Senior market executives and analysts from various facets of the media industry share their insights with BroadcastPro ME.
Does the coronavirus pandemic paint a completely bleak economic picture or have new strategies and business models emerged from the situation? How have media companies benefitted from or been impacted by the lockdown, and how have industry leaders responded to it?
Marc Antoine d’Halluin
CEO, MBC Group
In these uncertain times, it has become clear that we have to find ways to adapt to the “new norm” and it has become more important than ever to provide an outlet for our viewers, be it the latest news, or entertainment whether via our linear TV channels or through our Shahid VIP OTT platform.
Therefore, MBC Group continued to engage its key business objectives, out of which talent remains our number one priority. I am impressed by our talent’s ability to take on the many challenges the COVID-19 pandemic has created and operate flawlessly despite having to do it remotely, in many cases. This demonstrates how important it is to have the right people for your organisation.
Having the right talent also results in the production of compelling and culturally relevant content for linear TV, OTT, digital and other platforms. This content captures the lion’s share of the MENA audience, a trend MBC has been witnessing this month, as the majority of productions for Ramadan have been nearly completed ahead of the lockdown.
Our content during this top viewing season is extremely compelling. Amongst our other key objectives is producing more premium local content – ranging from short to long-form – that’s up to international standards and is able to travel across geographies and platforms. Shahid and Shahid VIP have seen significant spikes in viewership. In fact, their cumulative OTT audiences were multiplied by three over the last two months, with the Shahid VIP segment experiencing a phenomenal 10x audience growth. Premium, exclusive and original Arabic content attracted big audiences but this time, with the quality of our relaunched digital app, they became loyal.
This year’s Ramadan is one we have never encountered in current times, and so despite the economic downturn caused by the pandemic, we still have to operate as normal. It is unsurprising that this current period has been challenging in terms of advertising – whether in the region or beyond.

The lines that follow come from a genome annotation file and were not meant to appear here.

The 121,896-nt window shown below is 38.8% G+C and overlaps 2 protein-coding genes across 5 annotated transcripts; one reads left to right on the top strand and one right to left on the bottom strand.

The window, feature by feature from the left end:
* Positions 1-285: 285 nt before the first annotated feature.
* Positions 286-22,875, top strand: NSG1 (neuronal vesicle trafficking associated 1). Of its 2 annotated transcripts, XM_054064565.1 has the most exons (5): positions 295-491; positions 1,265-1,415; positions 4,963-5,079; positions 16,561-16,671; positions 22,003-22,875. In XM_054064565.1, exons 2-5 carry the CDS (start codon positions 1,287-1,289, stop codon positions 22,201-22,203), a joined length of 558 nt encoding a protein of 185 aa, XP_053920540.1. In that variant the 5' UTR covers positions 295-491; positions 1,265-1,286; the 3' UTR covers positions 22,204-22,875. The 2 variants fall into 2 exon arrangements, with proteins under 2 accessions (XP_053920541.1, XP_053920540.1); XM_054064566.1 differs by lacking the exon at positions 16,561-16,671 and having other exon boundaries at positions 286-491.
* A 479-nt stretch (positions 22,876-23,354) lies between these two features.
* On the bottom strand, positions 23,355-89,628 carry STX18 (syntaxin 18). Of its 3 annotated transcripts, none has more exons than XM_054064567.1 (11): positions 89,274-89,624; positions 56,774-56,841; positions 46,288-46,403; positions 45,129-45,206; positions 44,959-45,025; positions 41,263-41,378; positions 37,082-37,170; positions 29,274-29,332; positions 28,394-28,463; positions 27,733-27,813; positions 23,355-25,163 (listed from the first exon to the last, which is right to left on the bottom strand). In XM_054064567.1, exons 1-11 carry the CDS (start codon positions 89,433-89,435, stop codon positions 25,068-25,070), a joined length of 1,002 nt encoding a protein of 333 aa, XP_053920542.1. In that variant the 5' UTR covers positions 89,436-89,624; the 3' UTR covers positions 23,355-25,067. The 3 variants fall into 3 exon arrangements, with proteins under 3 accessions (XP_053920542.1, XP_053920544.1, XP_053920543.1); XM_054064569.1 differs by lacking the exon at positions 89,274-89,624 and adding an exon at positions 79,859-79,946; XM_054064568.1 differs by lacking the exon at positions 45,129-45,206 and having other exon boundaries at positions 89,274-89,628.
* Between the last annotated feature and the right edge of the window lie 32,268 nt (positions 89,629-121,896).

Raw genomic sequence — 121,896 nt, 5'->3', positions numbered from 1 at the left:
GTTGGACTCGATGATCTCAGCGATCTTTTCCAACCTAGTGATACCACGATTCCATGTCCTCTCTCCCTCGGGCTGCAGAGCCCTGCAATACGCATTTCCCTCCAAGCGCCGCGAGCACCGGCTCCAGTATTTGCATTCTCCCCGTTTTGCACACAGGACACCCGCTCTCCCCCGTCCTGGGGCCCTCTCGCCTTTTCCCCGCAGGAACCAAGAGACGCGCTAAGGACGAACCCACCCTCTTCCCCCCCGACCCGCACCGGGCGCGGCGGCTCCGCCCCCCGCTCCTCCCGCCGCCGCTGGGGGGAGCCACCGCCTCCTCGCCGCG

We’re being cautiously optimistic; we believe that the markets of Saudi Arabia (and the rest of the GCC) and Egypt will inevitably regain their momentum and upward trends.
During these times, and after, MBC Group will continue to deliver the best content for the region’s trailblazing brands, across multi-platforms.
There is a downside to having more content however, and that is the increased likelihood of it being pirated. It is very tempting to share our Ramadan content. Therefore, it will be our priority to support the intellectual property rights (IPR) of content creators and production companies, because IP is the core of what we are about at MBC. We continue to be fully behind the anti-piracy drive led by the authorities in Saudi Arabia and beyond.
We are navigating strange times, with adversity and uncertainty creating not the most pleasant of challenges. But our strength has been in being able to adjust and recognise the opportunities that we can work with at present. It’s important for us not to compromise on quality. It’s equally important for us to continue delivering the best media and entertainment experience in MENA, bar none.
Territory Head MENAPT, ZEE Entertainment
This is a very challenging time for all of us. I cannot think of a time in my lifetime when so many people have been impacted in such a dramatic way over such a short period. Our own businesses have been hit very hard and it’s proved to be a challenge as many projects are on hold for the moment. So, we are holding our breath like everyone else.